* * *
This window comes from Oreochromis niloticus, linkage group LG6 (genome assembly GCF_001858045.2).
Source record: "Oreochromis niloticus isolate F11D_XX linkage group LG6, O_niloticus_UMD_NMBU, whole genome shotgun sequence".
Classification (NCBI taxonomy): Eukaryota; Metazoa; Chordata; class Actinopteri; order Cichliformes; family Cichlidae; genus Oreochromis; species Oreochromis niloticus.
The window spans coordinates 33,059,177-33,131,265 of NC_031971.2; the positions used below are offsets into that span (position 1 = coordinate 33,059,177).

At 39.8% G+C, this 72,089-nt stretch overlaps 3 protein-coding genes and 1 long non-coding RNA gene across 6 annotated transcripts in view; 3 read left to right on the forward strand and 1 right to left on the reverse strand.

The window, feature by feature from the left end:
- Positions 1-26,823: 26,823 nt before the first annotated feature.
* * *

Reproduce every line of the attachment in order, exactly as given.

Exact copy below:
This window comes from Oreochromis niloticus, linkage group LG6 (genome assembly GCF_001858045.2).
Source record: "Oreochromis niloticus isolate F11D_XX linkage group LG6, O_niloticus_UMD_NMBU, whole genome shotgun sequence".
Classification (NCBI taxonomy): Eukaryota; Metazoa; Chordata; class Actinopteri; order Cichliformes; family Cichlidae; genus Oreochromis; species Oreochromis niloticus.
The window spans coordinates 33,059,177-33,131,265 of NC_031971.2; the positions used below are offsets into that span (position 1 = coordinate 33,059,177).

At 39.8% G+C, this 72,089-nt stretch overlaps 3 protein-coding genes and 1 long non-coding RNA gene across 6 annotated transcripts in view; 3 read left to right on the forward strand and 1 right to left on the reverse strand.

The window, feature by feature from the left end:
- Positions 1-26,823: 26,823 nt before the first annotated feature.